The New York Times reports today on two interesting stories related to restrictions of Internet speech. In both, the Courts and/or state lawmakers are facing new issues related to the increasing popularity of blogs and social networking sites. Such issues may force these bodies to act in ways that could affect people’s rights in relation to these services.
The first article arises out of an incident where three women allegedly created a false MySpace identity in order to communicate with a 13-year-old girl in Missouri. The messages sent to the girl eventually became more and more cruel to the point of what many are now calling harassment. These messages eventually led to the 13-year-old girl committing suicide.
No charges were pressed against the women who created the fraudulent ID, as the current laws do not address the type of on-line harassment allegedly perpetrated by these women. In a somewhat interesting turn, the address and phone number of one of the women allegedly responsible has been posted on the Internet, leading to many harassing her for her alleged actions. The Governor of Missouri has created a committee to address this type of Internet harassment, and said committee is set to submit a bill in January.
In the second article, the issue of free speech on the Internet comes up once again. In this instance the Court has issued an Order that a man discontinue his Internet postings “about his wife and their marriage pending a [divorce] hearing next month.” William Krasnansky has created a blog (lookatmypugs.livejournal.com) with “a fictionalized account of [his] marriage.” The author claims that this Order constitutes a prior restraint and violates his First Amendment rights. In direct defiance of the Order, he is continuing to post to the site.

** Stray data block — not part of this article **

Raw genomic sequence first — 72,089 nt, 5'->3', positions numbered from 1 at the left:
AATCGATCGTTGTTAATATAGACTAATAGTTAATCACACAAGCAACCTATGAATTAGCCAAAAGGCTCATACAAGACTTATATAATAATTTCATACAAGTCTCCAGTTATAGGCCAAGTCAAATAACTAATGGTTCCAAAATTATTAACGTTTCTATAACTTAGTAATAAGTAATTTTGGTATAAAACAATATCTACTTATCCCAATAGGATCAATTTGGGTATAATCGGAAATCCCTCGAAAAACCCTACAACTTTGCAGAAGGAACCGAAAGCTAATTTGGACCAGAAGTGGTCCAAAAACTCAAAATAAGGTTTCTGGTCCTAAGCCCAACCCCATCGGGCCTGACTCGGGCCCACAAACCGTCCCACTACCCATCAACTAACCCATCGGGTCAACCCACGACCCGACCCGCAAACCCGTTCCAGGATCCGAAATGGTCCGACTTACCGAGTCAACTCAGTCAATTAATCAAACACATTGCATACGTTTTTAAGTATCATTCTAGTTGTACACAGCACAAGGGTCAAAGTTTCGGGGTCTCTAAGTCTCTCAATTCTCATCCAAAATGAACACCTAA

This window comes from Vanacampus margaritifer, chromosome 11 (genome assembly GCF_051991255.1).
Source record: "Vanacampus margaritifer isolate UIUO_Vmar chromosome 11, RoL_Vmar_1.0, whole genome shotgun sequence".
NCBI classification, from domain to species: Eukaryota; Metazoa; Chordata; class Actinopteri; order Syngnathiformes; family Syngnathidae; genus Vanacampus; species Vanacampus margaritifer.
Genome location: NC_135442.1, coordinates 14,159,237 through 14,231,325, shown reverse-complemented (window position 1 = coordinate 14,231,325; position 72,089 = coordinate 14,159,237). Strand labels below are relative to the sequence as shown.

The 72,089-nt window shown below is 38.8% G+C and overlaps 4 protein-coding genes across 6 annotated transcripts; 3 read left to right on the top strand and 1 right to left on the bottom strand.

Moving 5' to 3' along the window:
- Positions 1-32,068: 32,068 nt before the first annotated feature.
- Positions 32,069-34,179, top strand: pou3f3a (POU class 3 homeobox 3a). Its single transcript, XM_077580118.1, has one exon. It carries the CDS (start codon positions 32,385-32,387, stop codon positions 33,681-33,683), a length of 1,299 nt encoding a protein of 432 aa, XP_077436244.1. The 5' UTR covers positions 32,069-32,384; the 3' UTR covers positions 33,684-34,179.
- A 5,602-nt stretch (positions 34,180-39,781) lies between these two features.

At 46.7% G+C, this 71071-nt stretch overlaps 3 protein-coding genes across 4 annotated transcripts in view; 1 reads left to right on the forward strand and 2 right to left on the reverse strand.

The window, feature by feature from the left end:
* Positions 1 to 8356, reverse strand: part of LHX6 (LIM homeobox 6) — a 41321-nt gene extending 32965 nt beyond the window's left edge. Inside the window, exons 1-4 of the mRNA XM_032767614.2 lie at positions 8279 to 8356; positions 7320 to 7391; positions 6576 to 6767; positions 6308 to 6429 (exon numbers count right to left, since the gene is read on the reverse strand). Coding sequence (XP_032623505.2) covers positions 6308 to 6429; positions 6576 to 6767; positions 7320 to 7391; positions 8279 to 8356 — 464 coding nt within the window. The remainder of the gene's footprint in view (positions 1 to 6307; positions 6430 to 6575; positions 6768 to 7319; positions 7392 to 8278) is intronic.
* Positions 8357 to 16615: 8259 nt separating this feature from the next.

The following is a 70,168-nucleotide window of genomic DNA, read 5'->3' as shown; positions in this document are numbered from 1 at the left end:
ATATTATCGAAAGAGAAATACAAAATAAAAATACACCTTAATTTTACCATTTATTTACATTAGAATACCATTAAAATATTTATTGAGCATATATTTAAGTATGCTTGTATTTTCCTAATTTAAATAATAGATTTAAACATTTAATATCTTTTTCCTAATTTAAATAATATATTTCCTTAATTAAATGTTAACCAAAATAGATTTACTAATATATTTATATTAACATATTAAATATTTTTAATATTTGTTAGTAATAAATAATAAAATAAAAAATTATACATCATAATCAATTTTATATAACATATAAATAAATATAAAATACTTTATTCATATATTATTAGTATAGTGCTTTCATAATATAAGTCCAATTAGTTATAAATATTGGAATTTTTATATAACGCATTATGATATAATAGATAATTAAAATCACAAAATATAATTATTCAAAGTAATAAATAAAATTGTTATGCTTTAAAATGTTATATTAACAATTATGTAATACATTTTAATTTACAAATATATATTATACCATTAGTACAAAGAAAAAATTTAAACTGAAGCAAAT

According to the article, many Constitutional Law experts feel that the Order issued is overbroad and can not survive a First Amendment challenge. An issue still exists though as to how fictional the work may be; such statements that the account is “fictional” still may not be sufficient “if the court found that readers were likely to perceive the postings as factual statements about a real person and if the statements were false.” Even if the account is labeled not to be “fictional”, experts state that typical remedy in such a case would be damages and not an injunction as the Court here has ordered.
In both articles, issues have been raised as to how to properly regulate alleged harassment on the Internet as existing laws do not quite cover this area yet. Even in just these two cases, the issue of harassment may appear more clear cut than in the other; to attempt to expand a definition and create standards that can apply to all such instances will indeed be a difficult task. While states struggle with determining these standards, the issues remain for those with blogs as to what they can safely post and for those on social networking sites as to what constitutes harassment and what protections are available in events of perceived harassment. If and when new standards are established, more guidelines will be available, but these standards will almost certainly affect how people use these services; if people’s rights are affected too severely by these new standards, many may cease or limit their use of these tools, greatly decreasing the benefits such blogs and social networking sites provide to their readers and users. The question then becomes: at what cost to people’s rights and access to these social networking tools do we protect others from perceived Internet harassment?